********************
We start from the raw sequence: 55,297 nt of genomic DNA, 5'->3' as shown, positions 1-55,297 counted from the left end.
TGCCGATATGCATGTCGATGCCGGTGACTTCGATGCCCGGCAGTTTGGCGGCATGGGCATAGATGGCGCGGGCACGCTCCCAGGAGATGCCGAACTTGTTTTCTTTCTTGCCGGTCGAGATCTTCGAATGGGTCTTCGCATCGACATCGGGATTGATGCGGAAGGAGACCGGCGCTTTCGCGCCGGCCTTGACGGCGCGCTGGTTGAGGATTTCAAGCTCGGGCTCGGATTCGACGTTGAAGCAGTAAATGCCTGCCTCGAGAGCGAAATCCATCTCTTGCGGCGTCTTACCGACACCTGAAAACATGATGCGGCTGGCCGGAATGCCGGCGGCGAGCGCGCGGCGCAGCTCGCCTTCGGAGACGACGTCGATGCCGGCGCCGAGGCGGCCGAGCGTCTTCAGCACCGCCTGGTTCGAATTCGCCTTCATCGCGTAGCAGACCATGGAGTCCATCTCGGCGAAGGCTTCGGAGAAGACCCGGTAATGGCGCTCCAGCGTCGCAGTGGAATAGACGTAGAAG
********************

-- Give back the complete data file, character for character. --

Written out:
We start from the raw sequence: 55,297 nt of genomic DNA, 5'->3' as shown, positions 1-55,297 counted from the left end.
TGCCGATATGCATGTCGATGCCGGTGACTTCGATGCCCGGCAGTTTGGCGGCATGGGCATAGATGGCGCGGGCACGCTCCCAGGAGATGCCGAACTTGTTTTCTTTCTTGCCGGTCGAGATCTTCGAATGGGTCTTCGCATCGACATCGGGATTGATGCGGAAGGAGACCGGCGCTTTCGCGCCGGCCTTGACGGCGCGCTGGTTGAGGATTTCAAGCTCGGGCTCGGATTCGACGTTGAAGCAGTAAATGCCTGCCTCGAGAGCGAAATCCATCTCTTGCGGCGTCTTACCGACACCTGAAAACATGATGCGGCTGGCCGGAATGCCGGCGGCGAGCGCGCGGCGCAGCTCGCCTTCGGAGACGACGTCGATGCCGGCGCCGAGGCGGCCGAGCGTCTTCAGCACCGCCTGGTTCGAATTCGCCTTCATCGCGTAGCAGACCATGGAGTCCATCTCGGCGAAGGCTTCGGAGAAGACCCGGTAATGGCGCTCCAGCGTCGCAGTGGAATAGACGTAGAAG